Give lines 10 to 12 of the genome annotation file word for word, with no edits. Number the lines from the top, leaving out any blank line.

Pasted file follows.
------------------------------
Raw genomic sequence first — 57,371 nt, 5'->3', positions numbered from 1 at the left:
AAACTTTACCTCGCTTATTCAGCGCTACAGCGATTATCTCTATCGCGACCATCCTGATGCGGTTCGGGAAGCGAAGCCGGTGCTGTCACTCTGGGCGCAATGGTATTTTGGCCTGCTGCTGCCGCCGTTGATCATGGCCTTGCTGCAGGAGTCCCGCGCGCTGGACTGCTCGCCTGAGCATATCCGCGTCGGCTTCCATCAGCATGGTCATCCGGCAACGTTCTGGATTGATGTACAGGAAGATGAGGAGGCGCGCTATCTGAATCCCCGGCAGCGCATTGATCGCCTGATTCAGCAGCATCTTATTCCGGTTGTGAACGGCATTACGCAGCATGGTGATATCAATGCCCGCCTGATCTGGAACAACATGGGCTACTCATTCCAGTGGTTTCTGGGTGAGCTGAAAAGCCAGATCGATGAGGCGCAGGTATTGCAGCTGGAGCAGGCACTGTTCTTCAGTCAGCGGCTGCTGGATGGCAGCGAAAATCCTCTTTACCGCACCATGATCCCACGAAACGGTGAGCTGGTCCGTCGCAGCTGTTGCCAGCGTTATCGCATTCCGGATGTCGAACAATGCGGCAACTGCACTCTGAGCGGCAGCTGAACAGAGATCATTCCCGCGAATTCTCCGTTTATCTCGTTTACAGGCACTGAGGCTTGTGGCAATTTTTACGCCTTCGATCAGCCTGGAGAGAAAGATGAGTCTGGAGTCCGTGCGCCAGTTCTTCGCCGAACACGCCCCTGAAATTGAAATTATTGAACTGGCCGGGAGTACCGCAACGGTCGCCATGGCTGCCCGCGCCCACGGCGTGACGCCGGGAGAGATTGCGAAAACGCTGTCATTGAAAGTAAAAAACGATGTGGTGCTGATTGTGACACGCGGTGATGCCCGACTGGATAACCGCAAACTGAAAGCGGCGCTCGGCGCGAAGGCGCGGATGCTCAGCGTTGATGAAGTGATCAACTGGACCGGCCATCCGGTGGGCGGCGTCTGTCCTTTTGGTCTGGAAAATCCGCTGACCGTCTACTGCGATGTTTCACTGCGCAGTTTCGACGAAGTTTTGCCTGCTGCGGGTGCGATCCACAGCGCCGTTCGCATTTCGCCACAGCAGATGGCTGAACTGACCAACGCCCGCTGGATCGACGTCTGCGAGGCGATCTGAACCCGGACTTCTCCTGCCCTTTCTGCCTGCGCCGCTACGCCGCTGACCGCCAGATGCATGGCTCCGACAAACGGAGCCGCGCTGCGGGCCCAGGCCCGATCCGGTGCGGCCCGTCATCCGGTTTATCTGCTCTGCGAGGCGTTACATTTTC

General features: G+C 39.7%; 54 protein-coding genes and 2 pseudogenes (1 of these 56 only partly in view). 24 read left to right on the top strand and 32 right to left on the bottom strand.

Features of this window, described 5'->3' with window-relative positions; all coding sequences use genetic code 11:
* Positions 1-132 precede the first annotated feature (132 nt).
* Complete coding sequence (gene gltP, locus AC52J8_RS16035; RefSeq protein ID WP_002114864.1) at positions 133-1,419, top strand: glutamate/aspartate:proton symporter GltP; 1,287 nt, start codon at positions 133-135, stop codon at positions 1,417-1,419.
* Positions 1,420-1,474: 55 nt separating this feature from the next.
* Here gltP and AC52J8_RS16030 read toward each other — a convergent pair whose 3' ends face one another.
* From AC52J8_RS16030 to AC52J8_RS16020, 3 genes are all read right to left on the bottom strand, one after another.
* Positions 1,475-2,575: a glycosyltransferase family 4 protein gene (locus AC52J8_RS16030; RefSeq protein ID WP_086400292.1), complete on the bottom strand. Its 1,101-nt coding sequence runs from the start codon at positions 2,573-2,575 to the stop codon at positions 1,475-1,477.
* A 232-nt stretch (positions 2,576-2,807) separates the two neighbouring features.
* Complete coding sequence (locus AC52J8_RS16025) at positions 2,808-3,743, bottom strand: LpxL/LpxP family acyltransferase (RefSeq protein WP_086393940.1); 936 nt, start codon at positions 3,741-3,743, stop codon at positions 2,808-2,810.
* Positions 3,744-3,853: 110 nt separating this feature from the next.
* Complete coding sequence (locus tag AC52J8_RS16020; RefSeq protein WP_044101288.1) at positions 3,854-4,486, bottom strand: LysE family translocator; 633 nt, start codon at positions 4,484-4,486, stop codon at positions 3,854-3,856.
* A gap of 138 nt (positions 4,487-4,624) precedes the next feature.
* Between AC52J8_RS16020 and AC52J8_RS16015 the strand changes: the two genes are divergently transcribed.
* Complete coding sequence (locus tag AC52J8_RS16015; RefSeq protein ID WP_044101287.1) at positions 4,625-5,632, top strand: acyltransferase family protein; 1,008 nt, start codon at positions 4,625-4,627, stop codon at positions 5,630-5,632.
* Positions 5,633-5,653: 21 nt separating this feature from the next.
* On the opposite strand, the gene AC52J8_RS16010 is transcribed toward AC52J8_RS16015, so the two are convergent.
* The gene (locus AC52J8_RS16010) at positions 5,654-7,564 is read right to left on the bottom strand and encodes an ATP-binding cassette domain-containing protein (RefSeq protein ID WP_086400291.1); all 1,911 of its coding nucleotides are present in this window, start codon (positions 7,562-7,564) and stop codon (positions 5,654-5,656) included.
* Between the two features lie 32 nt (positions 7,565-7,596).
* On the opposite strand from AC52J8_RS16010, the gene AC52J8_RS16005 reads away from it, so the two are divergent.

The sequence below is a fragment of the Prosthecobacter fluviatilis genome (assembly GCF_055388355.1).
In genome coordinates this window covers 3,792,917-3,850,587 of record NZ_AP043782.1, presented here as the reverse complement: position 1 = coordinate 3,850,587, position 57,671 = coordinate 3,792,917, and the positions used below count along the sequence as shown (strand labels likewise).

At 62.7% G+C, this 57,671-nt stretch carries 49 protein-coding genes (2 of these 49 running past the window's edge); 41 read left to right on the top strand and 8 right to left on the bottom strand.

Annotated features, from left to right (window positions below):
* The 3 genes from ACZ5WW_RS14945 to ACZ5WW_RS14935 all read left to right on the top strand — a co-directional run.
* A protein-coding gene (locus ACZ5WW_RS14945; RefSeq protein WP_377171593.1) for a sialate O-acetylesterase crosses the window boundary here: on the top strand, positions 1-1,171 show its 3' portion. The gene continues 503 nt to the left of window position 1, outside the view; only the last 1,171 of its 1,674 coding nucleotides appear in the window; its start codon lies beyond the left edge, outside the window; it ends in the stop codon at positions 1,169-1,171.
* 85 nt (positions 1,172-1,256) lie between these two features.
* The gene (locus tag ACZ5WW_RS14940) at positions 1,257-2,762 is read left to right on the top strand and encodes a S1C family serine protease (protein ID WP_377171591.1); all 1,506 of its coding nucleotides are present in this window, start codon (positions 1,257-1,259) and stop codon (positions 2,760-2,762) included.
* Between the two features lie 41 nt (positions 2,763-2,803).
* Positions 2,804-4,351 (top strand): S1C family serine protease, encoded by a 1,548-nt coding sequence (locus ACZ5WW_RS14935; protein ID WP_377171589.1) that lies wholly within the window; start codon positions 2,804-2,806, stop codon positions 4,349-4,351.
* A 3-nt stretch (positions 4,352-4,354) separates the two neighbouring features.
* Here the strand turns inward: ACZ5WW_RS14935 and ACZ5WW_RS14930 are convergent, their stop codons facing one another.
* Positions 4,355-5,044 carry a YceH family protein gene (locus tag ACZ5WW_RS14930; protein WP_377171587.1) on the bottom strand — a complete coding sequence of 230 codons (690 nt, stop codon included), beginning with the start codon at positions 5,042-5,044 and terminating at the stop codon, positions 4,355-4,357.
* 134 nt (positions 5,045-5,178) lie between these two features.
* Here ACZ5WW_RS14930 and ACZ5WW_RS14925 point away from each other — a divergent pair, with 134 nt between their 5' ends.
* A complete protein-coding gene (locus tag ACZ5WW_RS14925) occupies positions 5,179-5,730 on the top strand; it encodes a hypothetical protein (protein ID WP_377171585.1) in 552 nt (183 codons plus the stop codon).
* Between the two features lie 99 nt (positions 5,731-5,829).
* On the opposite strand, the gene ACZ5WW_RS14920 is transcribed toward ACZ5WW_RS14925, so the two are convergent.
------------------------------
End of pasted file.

* Positions 1,475-2,575: a glycosyltransferase family 4 protein gene (locus AC52J8_RS16030; RefSeq protein ID WP_086400292.1), complete on the bottom strand. Its 1,101-nt coding sequence runs from the start codon at positions 2,573-2,575 to the stop codon at positions 1,475-1,477.
* A 232-nt stretch (positions 2,576-2,807) separates the two neighbouring features.
* Complete coding sequence (locus AC52J8_RS16025) at positions 2,808-3,743, bottom strand: LpxL/LpxP family acyltransferase (RefSeq protein WP_086393940.1); 936 nt, start codon at positions 3,741-3,743, stop codon at positions 2,808-2,810.